The FDA recently approved of a new device called LipiFlow. It has just become available and we are proud to be one of the few practices in NYC with this cutting-edge technology. The procedure to attach the device to the eyelid is done in the office. LipiFlow actually purges the eye from all the clogged oils by heating up the glands so that the oils become unclogged. During the first session of our eyecare radio show, Laura from Florida was very satisfied with the LipiFlow procedure we recommended. She highly recommended it, saying that LipiFlow is “not uncomfortable at all. It takes about 12 minutes and the results seem to be immediate.” Laura, who had suffered from unmanageable dry eye syndrome for many years, noted that, while “many doctors have never heard of it,” LipiFlow has been “a miracle.” For more information on Lipiflow at our Manhattan practice visit our Lipiflow page.
Dr Alan Schlussel, Founder and Director of the Dry Eye Center in Midtown Manhattan.
Doctor Schlussel, a 1984 graduate of the State University of New York College of Optometry has dedicated his career to diagnosing and treating eye care diseases including dry eyes. When Dr Schlussel experienced first hand the deleterious effects of Dry Eyes, he began to develop a strong interest in helping people who are suffering from what he experienced. Dr Schlussel is unique in the Manhattan area in that he is one of the few Eye Doctors who devote a significant portion of their time on Dry Eye treatment.
The Dry Eye Center with Dr Schlussel at the helm seeks to utilize the very latest technology to alleviate and treat the symptoms of Dry Eyes. A common medication that is prescribed is Restasis eye drops, which when administered by an Optometrist that has ascertained the cause of your Dry Eyes can alleviate much of the discomfort.
The Manhattan office of Dr Schlussel and Dr Law has seen a large increase over the past few years in contact lens wearers who suffer from Dry Eyes. One of the reasons for the increase in Dry Eyes symptoms is the increase in screen time on computers, cell phones, and TV, which causes excessive drying of the eye. Due to the extensive experience of our eye doctors with many speciality contact lens products, our eye doctors have had considerable success in treating contact lens-related dry eye.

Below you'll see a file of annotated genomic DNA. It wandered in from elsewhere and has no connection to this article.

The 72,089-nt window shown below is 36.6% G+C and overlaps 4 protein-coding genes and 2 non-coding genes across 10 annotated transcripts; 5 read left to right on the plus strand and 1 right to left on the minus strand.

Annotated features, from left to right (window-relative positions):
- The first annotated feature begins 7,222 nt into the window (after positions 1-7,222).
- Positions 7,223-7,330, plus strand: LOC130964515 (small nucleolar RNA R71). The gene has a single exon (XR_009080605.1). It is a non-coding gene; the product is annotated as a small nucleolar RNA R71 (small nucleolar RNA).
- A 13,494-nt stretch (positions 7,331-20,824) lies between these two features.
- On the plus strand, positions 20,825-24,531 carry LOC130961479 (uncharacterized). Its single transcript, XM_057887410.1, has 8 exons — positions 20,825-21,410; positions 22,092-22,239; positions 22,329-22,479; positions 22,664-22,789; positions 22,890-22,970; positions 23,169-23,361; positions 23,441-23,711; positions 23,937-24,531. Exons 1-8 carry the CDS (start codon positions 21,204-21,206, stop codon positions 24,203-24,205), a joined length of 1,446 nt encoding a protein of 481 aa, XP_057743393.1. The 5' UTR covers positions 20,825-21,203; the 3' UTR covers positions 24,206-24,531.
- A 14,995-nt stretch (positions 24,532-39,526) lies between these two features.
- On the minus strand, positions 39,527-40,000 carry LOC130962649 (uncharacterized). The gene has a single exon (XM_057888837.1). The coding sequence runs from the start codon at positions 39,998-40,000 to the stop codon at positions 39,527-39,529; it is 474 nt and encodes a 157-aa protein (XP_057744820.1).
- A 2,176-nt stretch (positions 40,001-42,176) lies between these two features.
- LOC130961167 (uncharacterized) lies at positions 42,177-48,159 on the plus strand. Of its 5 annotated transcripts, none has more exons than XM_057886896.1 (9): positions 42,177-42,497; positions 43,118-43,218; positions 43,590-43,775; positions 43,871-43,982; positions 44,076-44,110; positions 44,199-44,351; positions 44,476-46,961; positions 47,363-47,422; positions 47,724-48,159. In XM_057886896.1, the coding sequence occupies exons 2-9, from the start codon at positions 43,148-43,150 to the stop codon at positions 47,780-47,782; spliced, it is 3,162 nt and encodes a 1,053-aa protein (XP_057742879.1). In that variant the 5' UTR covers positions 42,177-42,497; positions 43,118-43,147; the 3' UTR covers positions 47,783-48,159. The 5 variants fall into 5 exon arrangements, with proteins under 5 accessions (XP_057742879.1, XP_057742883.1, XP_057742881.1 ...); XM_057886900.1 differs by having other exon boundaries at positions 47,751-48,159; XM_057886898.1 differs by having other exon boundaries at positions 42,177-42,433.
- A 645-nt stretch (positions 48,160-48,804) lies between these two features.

As your eye care professional, Dr Schlussel coordinates treatment with you and stays behind what you’re doing. Dr Schlussel will spend as much time as you need and he is very understanding of dry eyes because he has it himself. Dr Schlussel has been treating his own dry eyes for six years. His patients have been coming in with numerous complaints about dry eyes, and he helps a lot them.
Learn about all the newest and most advanced treatments for Dry Eye in NYC.
Lipiflow is a revolutionary treatment that cleans out the clogged oil glands by gently heating and extracting the clogged oil that is the cause of the inflammation. Lipiflow is considered the "Gold Standard" of Dry Eye treatment.
One of the leading causes of dry eyes is Meibomian Gland Dysfunction (MGD), which describes a condition in which tiny glands in your eyelids are blocked.
Your eyes deserve some special treatment too! The Dry Eye Center at our Midtown NYC practice offers a relaxing dry eye spa treatment to get your eyes feeling rejuvenated.
Our state of the art dry eyes treatment center in Midtown Manhattan is proud to offer Blephex, a revolutionary product that helps prevent and treat dry eyes associated with clogged oil glands.
The Dry Eye Relief Mask (D.E.R.M.) is a heat mask designed to relieve the symptoms of dry eyes by loosening up the blocked glands.
The risk for dry eye increases with age, especially for women.
Doctor Alan B. Schlussel is the founding director of The Dry Eye Treatment Center of New York and New Jersey. Learn more about our speciality dry eye care.
There are many ways to treat dry eye. Visit our Dry Eye Treatment Shop and order products for relief now.